Color or B&W? Color. The brighter, the better.

Fiction or Nonfiction? Fiction. I like to get lost when I read, get taken away to somewhere new. Why would I want to be reminded of reality?

Character or Plot? Character. If I don’t care about someone, what’s the point in reading about them?

Superhero Powers: the ability to turn back time or to see the future? Turn back time. No question about it. God, there are so many things I wish I could do over.

The Past: Regretful Mistakes or Lessons Learned? I would have said Regretful Mistakes if you asked me any time before. But now, I don’t know, I think I’m starting to think about things a little differently, maybe not beat myself up so much about things. So I’ll say I’d like to think about the past as Lessons Learned—maybe I’m not there just yet, but I hope to be someday.

Friday, August 5, 2011

REVIEW: Clean by Amy Reed

by Amy Reed (website)
Released: 07.19.2011
288 pages
Publisher: SimonPulse (website)
Awards & Acknowledgements: 2011 Junior Library Guild Selection
Source: S&S Galley Grab - part of book blog tour organized by the {Teen} Book Scene

You’re probably wondering how I ended up here. I’m still wondering the same thing.

Olivia, Kelly, Christopher, Jason, and Eva have one thing in common: They're addicts. Addicts who have hit rock bottom and been stuck together in rehab to face their problems, face sobriety, and face themselves. None of them wants to be there. None of them wants to confront the truths about their pasts. And they certainly don’t want to share their darkest secrets and most desperate fears with a room of strangers. But they'll all have to deal with themselves and one another if they want to learn how to live.

Because when you get that high, there's nowhere to go but down, down, down.(from GoodReads).

REVIEW: Let's start with introductions, shall we?  After all, there are five stories to keep track of in this one, so one must keep sharp.  Behold:

Kelly: she's the "every girl" here. She's the one we're a hop, skip, and a blown line away from becoming.  If you think it's not possible to fall down the slippery slope of drug addiction, her story of unfortunate circumstances, naive curiosity, mean men and low self-esteem might get you thinking twice.

Jason: the classic, sarcastic teenage, male asshole.  The "I-don't-give-a-f%@$" guy who who is anything but.  He is a true product of his environment, but IMO (and to hell with being humble), a shot between the eyes is too good for his father.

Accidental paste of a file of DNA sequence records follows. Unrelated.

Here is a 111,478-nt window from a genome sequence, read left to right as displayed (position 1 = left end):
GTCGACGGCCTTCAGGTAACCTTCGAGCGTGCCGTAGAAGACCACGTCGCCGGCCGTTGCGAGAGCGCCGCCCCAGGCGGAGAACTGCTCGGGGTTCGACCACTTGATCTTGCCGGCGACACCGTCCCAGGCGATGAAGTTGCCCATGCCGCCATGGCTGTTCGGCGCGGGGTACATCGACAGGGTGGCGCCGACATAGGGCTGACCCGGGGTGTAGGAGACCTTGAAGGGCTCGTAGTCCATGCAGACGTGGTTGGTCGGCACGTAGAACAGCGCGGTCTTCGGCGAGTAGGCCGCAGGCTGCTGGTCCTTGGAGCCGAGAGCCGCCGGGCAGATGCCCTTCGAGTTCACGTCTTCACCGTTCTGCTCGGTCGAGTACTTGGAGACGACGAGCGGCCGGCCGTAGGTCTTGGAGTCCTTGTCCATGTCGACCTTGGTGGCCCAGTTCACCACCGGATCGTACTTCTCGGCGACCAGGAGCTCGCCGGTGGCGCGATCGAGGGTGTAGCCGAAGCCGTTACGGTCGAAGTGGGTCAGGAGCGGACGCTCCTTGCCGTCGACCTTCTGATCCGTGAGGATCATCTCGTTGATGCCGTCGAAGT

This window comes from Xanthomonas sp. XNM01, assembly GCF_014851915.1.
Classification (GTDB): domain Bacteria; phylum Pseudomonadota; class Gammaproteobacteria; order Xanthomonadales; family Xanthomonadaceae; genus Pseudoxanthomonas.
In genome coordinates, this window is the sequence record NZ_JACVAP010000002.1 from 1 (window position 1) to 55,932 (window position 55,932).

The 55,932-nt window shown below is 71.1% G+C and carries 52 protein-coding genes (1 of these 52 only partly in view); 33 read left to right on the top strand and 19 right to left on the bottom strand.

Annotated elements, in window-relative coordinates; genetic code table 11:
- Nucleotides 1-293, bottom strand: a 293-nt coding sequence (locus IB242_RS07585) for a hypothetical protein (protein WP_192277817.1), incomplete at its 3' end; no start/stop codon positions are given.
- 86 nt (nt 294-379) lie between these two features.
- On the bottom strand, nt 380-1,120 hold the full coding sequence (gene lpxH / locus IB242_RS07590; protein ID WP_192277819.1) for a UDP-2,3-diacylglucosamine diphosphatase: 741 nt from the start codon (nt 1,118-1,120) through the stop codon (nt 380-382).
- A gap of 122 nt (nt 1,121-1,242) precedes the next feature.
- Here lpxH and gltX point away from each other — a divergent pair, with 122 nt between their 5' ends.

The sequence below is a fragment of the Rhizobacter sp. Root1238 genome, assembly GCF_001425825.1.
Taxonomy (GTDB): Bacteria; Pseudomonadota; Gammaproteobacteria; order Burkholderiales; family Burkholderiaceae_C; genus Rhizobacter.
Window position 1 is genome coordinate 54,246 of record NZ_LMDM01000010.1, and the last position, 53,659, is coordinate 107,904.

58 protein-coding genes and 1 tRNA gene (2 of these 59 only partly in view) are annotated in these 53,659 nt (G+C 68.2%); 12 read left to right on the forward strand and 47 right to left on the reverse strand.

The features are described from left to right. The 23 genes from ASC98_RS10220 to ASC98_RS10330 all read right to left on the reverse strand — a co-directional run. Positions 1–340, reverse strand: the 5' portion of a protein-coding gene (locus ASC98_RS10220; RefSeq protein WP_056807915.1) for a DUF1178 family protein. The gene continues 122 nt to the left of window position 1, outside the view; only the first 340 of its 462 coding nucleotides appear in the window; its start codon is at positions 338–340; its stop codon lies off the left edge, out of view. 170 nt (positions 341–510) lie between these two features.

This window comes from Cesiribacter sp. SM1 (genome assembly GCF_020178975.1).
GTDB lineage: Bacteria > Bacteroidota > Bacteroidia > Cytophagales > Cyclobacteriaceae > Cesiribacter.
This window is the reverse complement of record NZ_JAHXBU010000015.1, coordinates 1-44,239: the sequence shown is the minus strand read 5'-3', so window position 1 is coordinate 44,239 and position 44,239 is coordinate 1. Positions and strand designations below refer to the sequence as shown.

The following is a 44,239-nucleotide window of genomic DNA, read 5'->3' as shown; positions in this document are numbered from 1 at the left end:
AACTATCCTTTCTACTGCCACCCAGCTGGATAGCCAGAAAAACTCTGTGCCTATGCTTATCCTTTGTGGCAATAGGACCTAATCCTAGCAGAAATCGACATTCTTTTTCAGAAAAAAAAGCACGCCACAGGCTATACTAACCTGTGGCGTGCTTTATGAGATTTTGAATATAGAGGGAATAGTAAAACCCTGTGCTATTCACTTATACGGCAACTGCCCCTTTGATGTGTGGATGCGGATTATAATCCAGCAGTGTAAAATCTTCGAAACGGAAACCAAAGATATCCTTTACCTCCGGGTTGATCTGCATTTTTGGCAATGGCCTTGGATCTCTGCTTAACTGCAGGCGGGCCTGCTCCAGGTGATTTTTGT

Eva: oh, my darling girl, I love your soul.  You can't bear to face your own pain so badly that you have to make yourself a character in your own truth.  You are my modern-day Anne of Green Gables with your lyrical words, the 'what-if' Anne who would have buried the very best parts of herself had she not found the grace-filled love of Matthew and Marilla.

Christopher: I love your soul, too, kid.  Christopher wouldn't hurt a breath on this earth, but he doesn't know jack about protecting and loving himself.  Dare I say your mother's aversion to reality and her own addiction aided yours?  Seriously, dude, it gets better. Trust in it.

Olivia:  Straight up, honey.  Your mother traded her soul a long time ago.  Don't let her black hole existence suck yours down, too.  Olivia is the classic perfectionist who is wasting her life away in pursuit of it.

Here's the thing I really liked about Clean: none of the characters were overtly stereotypical.  Yes, in the beginning, it felt like maybe there would be some, but it's as if their common ground as addicts leveled the traditional differences.  There wasn't an obvious girly-girl or jock to me - these kids just were.  And just 'being' instead of making them be 'this or that' helped make them be very believable.  The five different stories are well-woven together, without suffocating each other for space.  Kelly and Christopher take the lead most of the time and offer up the main narratives and introspection, but you get plenty of first-hand accounts from all through rehab-assigned essays and group therapy sessions.  I actually think the the latter two were my favorite parts of the book as you learned more about all of them through these.

Here's the thing I didn't care for as much: with there being five characters, I got emotional at times, but I never fully became emotionally attached to any one character.  Well, maybe Olivia and Jason a little bit, but that's only because I want to bury their respective mother and father. Alive.  Let the bastards suffocate in their own evil, I say, but hey, that's just me.

I digress.  Forgive me.  Involuntary reaction towards negligent and abusive parents.  You understand, I'm sure.

Anyway, my point is that I would have liked the book to get a bit deeper.  I can't quite explain it, but since I was worried about everyone, I had difficulty allowing the book to really sink its hooks into me.  Some of the stores are truly harrowing, and you really do mourn for them given some of the homes they came from, but since the revelations came in quick paragraphs and then moved onto the next character, I never felt fully immersed in any one character's personal story.  You get involved in Clean, but you don't get owned.

In the end, Clean is a good book about the different stories behind and reasons that can lead to addiction.  It's so easy to find your path slipping down that slope, and this is a tale of not only clawing your way back to sobriety, but also of facing who the real you as someone worthy of love and life.

"But it's one missed step / One slip before you know it / And there doesn't seem a way to be redeemed"
-Sarah McLachlan, "Fallen" 

Monday, August 1, 2011

Five Questions with Sarah Mylnowski, Author of "Ten Things We Did (And Probably Shouldn’t Have)" + GIVEAWAY!